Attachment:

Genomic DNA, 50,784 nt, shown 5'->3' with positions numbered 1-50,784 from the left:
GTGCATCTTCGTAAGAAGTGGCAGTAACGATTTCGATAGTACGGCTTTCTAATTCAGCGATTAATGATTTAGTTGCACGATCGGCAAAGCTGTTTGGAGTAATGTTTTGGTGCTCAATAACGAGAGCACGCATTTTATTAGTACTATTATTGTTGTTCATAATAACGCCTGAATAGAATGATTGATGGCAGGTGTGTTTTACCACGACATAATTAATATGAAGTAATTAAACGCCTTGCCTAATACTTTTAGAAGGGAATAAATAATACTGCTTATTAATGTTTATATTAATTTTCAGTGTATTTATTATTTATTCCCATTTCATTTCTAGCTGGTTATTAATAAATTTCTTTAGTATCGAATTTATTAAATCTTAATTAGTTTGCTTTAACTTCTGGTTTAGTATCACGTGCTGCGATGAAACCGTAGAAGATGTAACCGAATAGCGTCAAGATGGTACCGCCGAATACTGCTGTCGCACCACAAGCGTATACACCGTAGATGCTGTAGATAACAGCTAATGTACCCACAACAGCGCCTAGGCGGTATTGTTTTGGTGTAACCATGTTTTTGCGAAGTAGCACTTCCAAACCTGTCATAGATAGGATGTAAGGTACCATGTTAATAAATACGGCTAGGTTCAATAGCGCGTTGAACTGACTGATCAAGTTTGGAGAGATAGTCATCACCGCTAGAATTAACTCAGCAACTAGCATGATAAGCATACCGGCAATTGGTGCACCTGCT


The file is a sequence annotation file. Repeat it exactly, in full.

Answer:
Genomic DNA, 50,784 nt, shown 5'->3' with positions numbered 1-50,784 from the left:
GTGCATCTTCGTAAGAAGTGGCAGTAACGATTTCGATAGTACGGCTTTCTAATTCAGCGATTAATGATTTAGTTGCACGATCGGCAAAGCTGTTTGGAGTAATGTTTTGGTGCTCAATAACGAGAGCACGCATTTTATTAGTACTATTATTGTTGTTCATAATAACGCCTGAATAGAATGATTGATGGCAGGTGTGTTTTACCACGACATAATTAATATGAAGTAATTAAACGCCTTGCCTAATACTTTTAGAAGGGAATAAATAATACTGCTTATTAATGTTTATATTAATTTTCAGTGTATTTATTATTTATTCCCATTTCATTTCTAGCTGGTTATTAATAAATTTCTTTAGTATCGAATTTATTAAATCTTAATTAGTTTGCTTTAACTTCTGGTTTAGTATCACGTGCTGCGATGAAACCGTAGAAGATGTAACCGAATAGCGTCAAGATGGTACCGCCGAATACTGCTGTCGCACCACAAGCGTATACACCGTAGATGCTGTAGATAACAGCTAATGTACCCACAACAGCGCCTAGGCGGTATTGTTTTGGTGTAACCATGTTTTTGCGAAGTAGCACTTCCAAACCTGTCATAGATAGGATGTAAGGTACCATGTTAATAAATACGGCTAGGTTCAATAGCGCGTTGAACTGACTGATCAAGTTTGGAGAGATAGTCATCACCGCTAGAATTAACTCAGCAACTAGCATGATAAGCATACCGGCAATTGGTGCACCTGCT